Saturday, 14 April 2012


The book "The Secret Lives of Dresses" has inspired me to seek out all my alas-not-vintage-but-still-quite-nice dress-based outfits.

The song "Somebody I Used to Know" has inspired me to arrange it for my sixth-form choir, as something a bit funky to do in the summer term.

The activity of making paper birds has inspired me to drape homemade beauties from frames and windows in an effort to add more colour to our borrowed beige house.

The band "Giles Likes Tea" have inspired me to make music with some lovely people and to seize the adventure of gigging with them next week with both hands.

I wonder if inspirations can inspire being inspirational...?

In other news:
- I have a new pseudo-nephew in the form of my friend's baby. Yay!
- I'm dipping my toes in the Vineyard of Leicester tomorrow.
- Michael Kiwanuka tickets have arrived.
- My neighbour is friendly.
- It took nearly an hour to cut a 'square' of garden c.5x6 metres, due to
     a. the general insufficiency of the flymo
     b. the uphill nature of aforementioned square of garden
     c. the necessity to cut the edges with a short-handled, long-nosed pair of secatures... secutures... sec... garden-scissors
- Calke Abbey is beautiful.
- My calf muscles ache.

I think that's it.

I'm going to bed.

Wednesday, 11 April 2012

John Lennon

"Life is what happens to you when you're busy making other plans"

I have this quote on a t-shirt.

Then I stumbled across it in one of my dad's books I was reading last Saturday evening.

That prompted me to wear it on Easter Sunday, so I had it emblazoned across my torso on Sunday morning.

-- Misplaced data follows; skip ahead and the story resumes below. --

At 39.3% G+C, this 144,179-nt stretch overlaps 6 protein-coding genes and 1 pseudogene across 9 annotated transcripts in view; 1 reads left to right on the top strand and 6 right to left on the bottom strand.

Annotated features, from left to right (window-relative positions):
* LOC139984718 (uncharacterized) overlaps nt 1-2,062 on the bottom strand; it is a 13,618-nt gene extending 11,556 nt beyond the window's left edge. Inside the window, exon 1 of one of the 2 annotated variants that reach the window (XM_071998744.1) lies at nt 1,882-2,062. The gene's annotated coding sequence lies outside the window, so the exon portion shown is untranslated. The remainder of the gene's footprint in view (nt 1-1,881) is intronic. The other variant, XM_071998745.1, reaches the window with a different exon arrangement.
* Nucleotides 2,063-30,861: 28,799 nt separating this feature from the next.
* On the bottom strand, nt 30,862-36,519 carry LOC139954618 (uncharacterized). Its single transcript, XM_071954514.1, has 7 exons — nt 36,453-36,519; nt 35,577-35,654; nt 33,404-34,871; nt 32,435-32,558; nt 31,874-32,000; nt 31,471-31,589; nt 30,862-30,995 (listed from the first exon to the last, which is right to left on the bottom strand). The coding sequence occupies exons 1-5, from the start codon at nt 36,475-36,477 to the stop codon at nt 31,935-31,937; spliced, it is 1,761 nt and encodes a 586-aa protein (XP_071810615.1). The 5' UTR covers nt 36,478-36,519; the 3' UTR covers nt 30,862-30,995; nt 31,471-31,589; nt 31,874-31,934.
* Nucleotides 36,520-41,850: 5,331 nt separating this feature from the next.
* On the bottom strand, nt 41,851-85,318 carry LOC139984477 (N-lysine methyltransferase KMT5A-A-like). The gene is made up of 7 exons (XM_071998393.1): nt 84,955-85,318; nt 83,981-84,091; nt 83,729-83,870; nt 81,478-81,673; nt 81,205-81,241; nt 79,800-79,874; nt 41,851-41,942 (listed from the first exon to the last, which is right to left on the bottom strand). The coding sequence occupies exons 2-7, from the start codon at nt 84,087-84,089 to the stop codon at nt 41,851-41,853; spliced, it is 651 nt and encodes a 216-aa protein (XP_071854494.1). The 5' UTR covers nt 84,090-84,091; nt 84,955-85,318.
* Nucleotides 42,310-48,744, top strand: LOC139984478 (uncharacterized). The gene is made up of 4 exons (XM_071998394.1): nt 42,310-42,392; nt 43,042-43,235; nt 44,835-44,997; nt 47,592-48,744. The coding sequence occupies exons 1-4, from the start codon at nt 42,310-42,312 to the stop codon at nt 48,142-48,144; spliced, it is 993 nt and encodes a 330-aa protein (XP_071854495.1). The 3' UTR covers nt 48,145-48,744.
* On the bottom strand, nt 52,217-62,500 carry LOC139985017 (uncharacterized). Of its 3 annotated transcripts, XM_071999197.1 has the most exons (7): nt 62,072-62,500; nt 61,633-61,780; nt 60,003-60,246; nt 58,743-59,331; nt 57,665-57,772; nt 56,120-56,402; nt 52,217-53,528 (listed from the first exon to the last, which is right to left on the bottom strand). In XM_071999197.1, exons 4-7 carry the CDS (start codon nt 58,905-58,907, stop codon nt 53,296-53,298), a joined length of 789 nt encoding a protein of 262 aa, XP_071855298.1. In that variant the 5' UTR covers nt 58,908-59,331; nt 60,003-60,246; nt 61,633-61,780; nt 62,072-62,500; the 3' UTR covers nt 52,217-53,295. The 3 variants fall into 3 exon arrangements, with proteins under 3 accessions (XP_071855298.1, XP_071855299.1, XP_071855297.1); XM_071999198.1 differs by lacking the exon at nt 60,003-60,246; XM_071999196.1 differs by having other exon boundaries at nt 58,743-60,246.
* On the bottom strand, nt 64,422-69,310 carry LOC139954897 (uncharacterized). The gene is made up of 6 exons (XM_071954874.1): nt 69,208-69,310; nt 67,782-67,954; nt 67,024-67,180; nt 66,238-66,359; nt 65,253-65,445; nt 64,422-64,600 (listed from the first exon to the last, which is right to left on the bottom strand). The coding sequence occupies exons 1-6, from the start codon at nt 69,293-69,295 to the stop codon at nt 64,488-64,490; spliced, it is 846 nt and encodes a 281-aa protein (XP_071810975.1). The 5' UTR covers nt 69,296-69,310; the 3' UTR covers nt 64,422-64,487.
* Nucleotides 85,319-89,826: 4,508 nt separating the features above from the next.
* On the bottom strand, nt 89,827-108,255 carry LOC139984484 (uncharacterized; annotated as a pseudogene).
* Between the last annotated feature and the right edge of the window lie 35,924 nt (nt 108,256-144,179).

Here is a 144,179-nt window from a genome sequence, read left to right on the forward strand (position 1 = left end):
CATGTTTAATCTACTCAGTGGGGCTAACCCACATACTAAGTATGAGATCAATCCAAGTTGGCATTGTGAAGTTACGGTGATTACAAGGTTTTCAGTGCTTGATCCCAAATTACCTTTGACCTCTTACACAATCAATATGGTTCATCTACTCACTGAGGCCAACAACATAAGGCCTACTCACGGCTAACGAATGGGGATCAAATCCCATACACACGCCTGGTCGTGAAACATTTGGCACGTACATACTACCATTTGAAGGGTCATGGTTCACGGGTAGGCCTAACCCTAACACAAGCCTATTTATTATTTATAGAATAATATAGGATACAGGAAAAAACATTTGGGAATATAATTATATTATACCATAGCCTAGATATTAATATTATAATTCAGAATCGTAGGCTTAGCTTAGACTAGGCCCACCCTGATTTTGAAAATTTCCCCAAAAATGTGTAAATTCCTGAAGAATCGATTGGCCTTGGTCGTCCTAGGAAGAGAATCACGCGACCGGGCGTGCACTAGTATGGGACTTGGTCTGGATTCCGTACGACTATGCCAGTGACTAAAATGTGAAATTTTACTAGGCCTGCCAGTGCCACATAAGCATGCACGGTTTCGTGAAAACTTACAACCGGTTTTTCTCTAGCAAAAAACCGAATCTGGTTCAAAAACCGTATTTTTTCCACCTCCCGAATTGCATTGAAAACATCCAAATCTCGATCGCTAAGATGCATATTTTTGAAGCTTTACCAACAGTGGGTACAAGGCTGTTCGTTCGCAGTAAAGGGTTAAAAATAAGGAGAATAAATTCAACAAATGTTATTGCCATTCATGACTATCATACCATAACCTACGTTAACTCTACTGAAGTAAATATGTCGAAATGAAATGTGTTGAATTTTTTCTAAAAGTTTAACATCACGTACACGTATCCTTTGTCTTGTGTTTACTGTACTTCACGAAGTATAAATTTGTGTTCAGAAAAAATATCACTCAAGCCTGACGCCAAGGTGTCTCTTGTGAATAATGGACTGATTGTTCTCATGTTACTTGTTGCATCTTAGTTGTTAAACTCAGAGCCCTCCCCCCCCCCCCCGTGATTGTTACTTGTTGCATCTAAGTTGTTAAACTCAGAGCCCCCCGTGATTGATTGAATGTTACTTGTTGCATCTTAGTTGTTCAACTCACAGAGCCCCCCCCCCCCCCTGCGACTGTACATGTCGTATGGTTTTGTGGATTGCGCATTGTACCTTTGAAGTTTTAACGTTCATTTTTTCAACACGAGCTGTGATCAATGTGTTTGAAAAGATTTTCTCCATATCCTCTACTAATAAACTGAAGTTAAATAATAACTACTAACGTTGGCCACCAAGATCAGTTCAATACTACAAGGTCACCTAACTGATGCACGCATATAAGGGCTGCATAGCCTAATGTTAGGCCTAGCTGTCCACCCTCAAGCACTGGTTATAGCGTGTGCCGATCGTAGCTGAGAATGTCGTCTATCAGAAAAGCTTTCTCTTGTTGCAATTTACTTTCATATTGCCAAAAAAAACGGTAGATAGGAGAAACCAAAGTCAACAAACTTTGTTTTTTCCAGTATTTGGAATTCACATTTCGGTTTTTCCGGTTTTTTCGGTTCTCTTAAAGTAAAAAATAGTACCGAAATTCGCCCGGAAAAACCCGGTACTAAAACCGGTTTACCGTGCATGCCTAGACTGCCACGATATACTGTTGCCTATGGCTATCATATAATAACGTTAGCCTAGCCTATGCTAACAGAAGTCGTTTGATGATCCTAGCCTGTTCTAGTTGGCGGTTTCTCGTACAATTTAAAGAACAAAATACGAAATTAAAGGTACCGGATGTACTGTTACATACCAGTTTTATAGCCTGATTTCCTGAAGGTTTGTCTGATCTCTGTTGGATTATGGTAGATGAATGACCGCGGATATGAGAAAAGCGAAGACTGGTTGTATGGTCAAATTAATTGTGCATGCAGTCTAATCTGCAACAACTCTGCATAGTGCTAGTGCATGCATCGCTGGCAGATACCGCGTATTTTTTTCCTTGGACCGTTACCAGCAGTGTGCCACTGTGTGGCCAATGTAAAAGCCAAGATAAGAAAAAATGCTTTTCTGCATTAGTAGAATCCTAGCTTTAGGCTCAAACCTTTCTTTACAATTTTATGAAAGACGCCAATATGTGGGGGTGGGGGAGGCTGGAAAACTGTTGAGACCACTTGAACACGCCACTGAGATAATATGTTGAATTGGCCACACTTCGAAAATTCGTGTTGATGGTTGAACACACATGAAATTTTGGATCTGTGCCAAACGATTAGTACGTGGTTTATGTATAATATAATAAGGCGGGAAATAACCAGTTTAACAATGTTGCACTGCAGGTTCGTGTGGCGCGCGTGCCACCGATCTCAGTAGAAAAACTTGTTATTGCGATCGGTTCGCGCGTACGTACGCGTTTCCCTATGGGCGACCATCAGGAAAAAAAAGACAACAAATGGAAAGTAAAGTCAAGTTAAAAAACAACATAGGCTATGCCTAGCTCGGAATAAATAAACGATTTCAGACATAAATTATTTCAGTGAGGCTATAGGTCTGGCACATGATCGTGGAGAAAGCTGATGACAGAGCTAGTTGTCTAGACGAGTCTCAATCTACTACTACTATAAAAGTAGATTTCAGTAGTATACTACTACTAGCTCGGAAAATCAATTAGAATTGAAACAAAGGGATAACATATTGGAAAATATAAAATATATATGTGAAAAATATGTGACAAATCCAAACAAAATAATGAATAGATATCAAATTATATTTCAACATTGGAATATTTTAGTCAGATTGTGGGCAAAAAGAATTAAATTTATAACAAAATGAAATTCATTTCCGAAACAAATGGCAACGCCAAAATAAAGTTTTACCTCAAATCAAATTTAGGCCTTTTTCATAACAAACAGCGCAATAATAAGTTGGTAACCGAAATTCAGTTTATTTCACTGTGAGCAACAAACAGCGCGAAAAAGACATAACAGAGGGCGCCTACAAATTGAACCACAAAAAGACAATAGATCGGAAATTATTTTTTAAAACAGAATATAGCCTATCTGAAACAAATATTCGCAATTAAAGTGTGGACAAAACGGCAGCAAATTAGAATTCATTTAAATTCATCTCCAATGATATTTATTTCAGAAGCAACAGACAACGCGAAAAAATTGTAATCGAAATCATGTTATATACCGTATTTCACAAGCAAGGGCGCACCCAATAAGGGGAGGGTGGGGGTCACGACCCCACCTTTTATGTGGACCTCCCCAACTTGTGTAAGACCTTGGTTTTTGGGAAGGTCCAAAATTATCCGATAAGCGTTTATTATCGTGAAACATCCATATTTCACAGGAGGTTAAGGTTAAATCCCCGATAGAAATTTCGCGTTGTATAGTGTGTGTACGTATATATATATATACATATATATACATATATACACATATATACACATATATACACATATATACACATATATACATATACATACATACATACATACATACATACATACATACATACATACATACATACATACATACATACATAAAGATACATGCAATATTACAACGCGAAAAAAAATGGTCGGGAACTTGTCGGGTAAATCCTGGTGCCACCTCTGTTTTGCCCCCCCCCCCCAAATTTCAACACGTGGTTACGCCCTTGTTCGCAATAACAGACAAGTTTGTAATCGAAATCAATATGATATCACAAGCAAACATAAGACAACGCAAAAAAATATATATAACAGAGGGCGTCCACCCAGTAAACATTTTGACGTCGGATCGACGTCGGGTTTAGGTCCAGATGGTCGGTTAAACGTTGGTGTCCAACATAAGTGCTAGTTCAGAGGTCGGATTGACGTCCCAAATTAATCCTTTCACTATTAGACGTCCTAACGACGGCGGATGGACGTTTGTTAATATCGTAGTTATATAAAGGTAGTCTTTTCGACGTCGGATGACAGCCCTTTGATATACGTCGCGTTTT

Then I stumbled across it again in one of my little sister's books I was reading on Easter Sunday afternoon.

Thrice in fewer than 24 hours.

Are you sending me a message, John?

It feels similar in sentiment to the following... "Build houses and settle down; plant gardens and eat what they produce." (Jeremiah 29:5)

I know they're not saying the exact same thing, but the underlying message is:
This IS Life.

There is a time for transience, and a time for moving on. There is, of course, always room for improvement, and getting better, and trying new experiences and living in different places and meeting new people and looking to the future...

This, however, is life.

This, right here, right now. This actual life, this actual moment - THIS IS LIFE.

I don't want to waste it waiting for a better one.

I don't want to miss it.

Sunday, 1 April 2012

in absentia

So the last time I wrote on here, it was the day before March. Today is the first day of April.